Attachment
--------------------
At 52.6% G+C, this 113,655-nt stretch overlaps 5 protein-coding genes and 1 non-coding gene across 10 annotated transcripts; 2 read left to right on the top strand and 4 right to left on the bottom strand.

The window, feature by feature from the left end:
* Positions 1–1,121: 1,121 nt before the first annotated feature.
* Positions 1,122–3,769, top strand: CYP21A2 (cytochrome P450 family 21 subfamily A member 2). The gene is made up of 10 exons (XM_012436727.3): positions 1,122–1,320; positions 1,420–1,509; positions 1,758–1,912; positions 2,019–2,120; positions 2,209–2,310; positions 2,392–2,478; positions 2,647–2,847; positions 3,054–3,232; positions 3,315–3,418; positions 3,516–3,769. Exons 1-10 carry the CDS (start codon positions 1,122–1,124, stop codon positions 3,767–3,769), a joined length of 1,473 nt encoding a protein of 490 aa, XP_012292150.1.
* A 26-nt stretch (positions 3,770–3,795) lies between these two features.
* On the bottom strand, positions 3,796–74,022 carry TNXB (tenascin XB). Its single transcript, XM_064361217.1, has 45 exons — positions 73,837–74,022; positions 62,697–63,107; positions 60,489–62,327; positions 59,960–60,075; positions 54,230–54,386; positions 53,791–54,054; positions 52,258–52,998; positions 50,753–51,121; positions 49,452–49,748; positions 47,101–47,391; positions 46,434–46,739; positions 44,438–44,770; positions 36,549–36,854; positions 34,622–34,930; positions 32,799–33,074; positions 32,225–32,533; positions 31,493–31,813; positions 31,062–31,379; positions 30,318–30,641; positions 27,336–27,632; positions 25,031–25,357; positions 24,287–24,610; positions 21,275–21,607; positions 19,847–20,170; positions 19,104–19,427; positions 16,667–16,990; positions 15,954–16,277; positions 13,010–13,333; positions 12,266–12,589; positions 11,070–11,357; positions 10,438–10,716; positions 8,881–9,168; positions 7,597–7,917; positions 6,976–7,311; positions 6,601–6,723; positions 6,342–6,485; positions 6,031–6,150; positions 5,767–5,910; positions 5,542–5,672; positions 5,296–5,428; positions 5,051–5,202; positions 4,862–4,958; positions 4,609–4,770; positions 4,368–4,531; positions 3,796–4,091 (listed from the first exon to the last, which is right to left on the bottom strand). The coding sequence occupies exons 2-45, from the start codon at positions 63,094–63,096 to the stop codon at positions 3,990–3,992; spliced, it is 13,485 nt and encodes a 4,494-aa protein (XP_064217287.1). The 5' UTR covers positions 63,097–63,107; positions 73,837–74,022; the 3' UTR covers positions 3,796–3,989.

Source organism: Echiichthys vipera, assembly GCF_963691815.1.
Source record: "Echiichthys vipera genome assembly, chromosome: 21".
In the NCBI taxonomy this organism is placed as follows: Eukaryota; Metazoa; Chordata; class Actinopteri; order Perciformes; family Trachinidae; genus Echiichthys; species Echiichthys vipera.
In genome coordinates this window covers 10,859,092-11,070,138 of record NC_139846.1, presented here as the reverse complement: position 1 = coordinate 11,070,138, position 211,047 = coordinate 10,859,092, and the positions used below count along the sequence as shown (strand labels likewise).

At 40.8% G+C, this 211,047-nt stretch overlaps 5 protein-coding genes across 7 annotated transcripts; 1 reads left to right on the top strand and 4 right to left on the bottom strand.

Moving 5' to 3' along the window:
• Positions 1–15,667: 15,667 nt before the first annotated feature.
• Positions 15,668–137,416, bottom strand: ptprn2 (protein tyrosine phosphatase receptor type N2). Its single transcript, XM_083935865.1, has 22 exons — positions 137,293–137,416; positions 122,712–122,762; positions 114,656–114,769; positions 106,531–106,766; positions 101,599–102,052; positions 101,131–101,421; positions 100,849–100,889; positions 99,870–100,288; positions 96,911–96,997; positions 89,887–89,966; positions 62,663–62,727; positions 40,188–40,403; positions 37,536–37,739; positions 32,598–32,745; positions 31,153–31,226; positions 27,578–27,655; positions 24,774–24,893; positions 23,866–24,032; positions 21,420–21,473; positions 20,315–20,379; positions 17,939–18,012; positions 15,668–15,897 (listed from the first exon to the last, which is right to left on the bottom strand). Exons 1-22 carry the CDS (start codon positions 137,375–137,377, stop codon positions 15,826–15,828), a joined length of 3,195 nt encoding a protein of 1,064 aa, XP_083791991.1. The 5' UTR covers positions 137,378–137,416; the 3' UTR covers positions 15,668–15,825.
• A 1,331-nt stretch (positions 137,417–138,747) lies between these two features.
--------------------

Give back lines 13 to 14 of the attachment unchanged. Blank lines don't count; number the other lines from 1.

• Positions 1–15,667: 15,667 nt before the first annotated feature.
• Positions 15,668–137,416, bottom strand: ptprn2 (protein tyrosine phosphatase receptor type N2). Its single transcript, XM_083935865.1, has 22 exons — positions 137,293–137,416; positions 122,712–122,762; positions 114,656–114,769; positions 106,531–106,766; positions 101,599–102,052; positions 101,131–101,421; positions 100,849–100,889; positions 99,870–100,288; positions 96,911–96,997; positions 89,887–89,966; positions 62,663–62,727; positions 40,188–40,403; positions 37,536–37,739; positions 32,598–32,745; positions 31,153–31,226; positions 27,578–27,655; positions 24,774–24,893; positions 23,866–24,032; positions 21,420–21,473; positions 20,315–20,379; positions 17,939–18,012; positions 15,668–15,897 (listed from the first exon to the last, which is right to left on the bottom strand). Exons 1-22 carry the CDS (start codon positions 137,375–137,377, stop codon positions 15,826–15,828), a joined length of 3,195 nt encoding a protein of 1,064 aa, XP_083791991.1. The 5' UTR covers positions 137,378–137,416; the 3' UTR covers positions 15,668–15,825.